The Real Story of the Star-Spangled Banner

   Judge Anna von Reitz

The naval bombardment of Fort McHenry near Baltimore was one of the most fierce naval bombardments in modern world history, if not “the” most ferocious. The bulk of the entire British invasion fleet was centered on Fort McHenry for the simple reason that if they could make the Fort “strike colors” they could use it and the harbor of Baltimore as a center for invasion of the rest of the states.

This profound strategic importance and the terrible might and ferocity of the bombardment which inspired Francis Scott Key to pen the words of “The Star Spangled Banner” are not reflected in the verbiage of such sources as Wikipedia:

Fort McHenry
Bastion Fort

Fort McHenry is a historical American coastal pentagonal bastion fort located in the Locust Point neighborhood of Baltimore, Maryland. It is best known for its role in the War of 1812, when it successfully defended Baltimore Harbor from an attack by the British navy from the Chesapeake Bay on September 13–14, 1814.

It was first built in 1798 and was used continuously by the U.S. armed forces through World War I and by the Coast Guard in World War II. It was designated a national park in 1925, and in 1939 was redesignated a “National Monument and Historic Shrine”.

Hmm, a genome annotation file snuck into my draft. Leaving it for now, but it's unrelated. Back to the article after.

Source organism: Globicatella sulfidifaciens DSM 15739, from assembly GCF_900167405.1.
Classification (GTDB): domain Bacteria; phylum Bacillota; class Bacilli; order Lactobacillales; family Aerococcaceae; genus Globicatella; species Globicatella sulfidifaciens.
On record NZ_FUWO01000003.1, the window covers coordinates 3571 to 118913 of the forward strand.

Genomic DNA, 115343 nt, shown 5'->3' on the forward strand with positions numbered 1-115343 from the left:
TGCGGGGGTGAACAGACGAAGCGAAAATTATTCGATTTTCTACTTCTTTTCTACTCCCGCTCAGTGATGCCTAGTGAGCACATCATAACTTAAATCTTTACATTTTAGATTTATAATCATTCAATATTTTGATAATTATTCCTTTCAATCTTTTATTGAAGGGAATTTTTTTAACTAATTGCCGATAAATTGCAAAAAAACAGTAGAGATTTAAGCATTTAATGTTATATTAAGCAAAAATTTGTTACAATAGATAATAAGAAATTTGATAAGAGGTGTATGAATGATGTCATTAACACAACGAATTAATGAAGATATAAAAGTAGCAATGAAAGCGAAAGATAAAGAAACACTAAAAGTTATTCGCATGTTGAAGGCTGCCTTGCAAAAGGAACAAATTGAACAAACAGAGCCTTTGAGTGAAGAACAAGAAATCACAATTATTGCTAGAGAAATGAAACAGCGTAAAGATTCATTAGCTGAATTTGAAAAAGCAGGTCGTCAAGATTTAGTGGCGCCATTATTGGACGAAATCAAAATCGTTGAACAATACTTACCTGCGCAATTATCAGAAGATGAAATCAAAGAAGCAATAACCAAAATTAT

Oh, ho-hum, right?

Well, here’s the real story: if the fort could be forced to lower its flag and surrender, the British invasion fleet could sail into Baltimore Harbor unopposed. It could claim that the Americans surrendered to them, wholesale, and they could then debark from their ships, form their ranks, and split the States in half, severing communications between New England and the South, and controlling the middle section of states— Maryland, Delaware, New York, Virginia, and to whatever extent they could penetrate inland — Pennsylvania.

The war, as they bragged in Piccadilly, would be over by morning.

Except that the Fort did not strike colors.

In the middle of the night, the flag staff was hit by a cannonball and careened dangerously down at a crazy angle, held in place by a thread.

Those trapped in the Fort came forward, men and women, young and old, and with their bare-hands held the flag pole erect enough so that the British could see it was still flying.

In the morning, the American flag was still flying, propped up by the great pile of the dead bodies of the defenders of Fort McHenry, who stayed their post during the night, and one by one died to keep our flag aloft and our shores protected from British invasion.

They curled their dying bodies around the flagpole to keep it aloft.

Think about it, America.

Think about the Americans who died at Fort McHenry to save you and yours from the onslaughts of these vermin, and why we owe it to them to rise up and do our part to rescue and save this once-great country from the insidious guile of a different kind of invasion—an invasion by fraud, deceit, and betrayal of trust, carried out by men in nice suits.


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